Drug & Alcohol Abuse Due to Childhood Trauma

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Last Edited: September 10, 2020

Bianka Fisk

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All of the information on this page has been reviewed and certified by an addiction professional.

Substance Abuse Due to Childhood Trauma

Julian past experiences that lead to drug & alcohol addiction, read with care.

Julian’s parents’ marriage was a union of convenience. It was convenient to get married because they met at a party, got drunk and 9 months later there was a baby. They thought the right thing to do was get married and raise the kid the best they could. Unfortunately, the kid was the only that brought them together—everything else fell apart. Julian’s dad was an abusive alcoholic and his mom was a reclusive, depressive. This combination of abuse and neglect left scars on Julian, that would fester at different stages of his life.

Julian was a bit more sensitive to things. He was always on alert. His senses were hijacked by panic and paranoia, which made it hard for him to sit still in classrooms or relate to his peers. Since he didn’t have a safe space at home, he found a safe space in alcohol. Alcohol lifted him from his fears and shipped him away quieter, more stable place. Alcohol was his drug of convenience, his own marriage of comfort.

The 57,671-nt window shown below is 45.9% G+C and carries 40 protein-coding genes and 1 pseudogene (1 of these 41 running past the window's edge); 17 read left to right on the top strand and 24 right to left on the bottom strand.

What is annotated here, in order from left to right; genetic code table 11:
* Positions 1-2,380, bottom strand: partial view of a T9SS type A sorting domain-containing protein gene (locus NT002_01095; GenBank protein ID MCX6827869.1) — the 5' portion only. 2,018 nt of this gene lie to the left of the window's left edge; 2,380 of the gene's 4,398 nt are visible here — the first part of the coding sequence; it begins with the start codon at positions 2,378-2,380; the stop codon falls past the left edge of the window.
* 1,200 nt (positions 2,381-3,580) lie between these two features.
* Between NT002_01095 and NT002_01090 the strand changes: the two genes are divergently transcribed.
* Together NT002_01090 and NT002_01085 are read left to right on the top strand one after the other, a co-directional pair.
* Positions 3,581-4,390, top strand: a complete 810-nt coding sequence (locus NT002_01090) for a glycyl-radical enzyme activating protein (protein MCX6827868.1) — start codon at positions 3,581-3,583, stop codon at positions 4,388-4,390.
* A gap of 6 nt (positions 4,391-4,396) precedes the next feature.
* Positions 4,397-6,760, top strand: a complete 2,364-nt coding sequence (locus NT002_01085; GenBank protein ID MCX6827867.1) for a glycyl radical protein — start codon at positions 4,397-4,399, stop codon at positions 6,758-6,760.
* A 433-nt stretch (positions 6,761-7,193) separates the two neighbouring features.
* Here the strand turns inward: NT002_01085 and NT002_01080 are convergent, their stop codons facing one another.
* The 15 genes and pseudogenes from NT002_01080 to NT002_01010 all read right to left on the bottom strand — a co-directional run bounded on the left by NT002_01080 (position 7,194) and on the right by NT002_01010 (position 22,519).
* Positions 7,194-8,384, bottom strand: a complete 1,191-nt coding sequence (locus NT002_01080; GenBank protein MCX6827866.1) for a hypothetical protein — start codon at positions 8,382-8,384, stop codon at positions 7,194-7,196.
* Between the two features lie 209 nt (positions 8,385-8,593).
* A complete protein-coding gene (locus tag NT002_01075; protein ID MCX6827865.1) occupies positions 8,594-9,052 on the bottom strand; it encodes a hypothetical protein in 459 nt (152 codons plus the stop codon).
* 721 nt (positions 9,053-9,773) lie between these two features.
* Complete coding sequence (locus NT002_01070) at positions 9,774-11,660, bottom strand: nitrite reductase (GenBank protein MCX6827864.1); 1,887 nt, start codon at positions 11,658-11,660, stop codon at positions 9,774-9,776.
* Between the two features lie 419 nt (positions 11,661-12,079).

Learn more about Drug & Alcohol Abuse for Parents

Long Lasting Effects of Trauma

Julian’s childhood was full of disruptions. His progression was marked by fights, arguments and neglect. This stress and trauma restructured Julian’s internal structure. According to research from the University of Minnesota, chronic exposure to stress can cause severe damage.

This consistent exposure to stress is known as toxic stress.

Julian’s house was only in name. He often locked the door in the bathroom to escape from the stress of the house. The tiles were a cool teal and he would stare at them for long periods of time, allowing the cool blue to wash over his uneasiness. It was like he was in an ocean of peace in that bathroom, the place where he could lock the door and unhinge from the reality of his life.

Childhood trauma results from caregivers exposing children to physical, emotional or sexual abuse. These experiences rewire the child so that they are more sensitive than kids who don’t experience trauma.

Trauma, Biology, and Addiction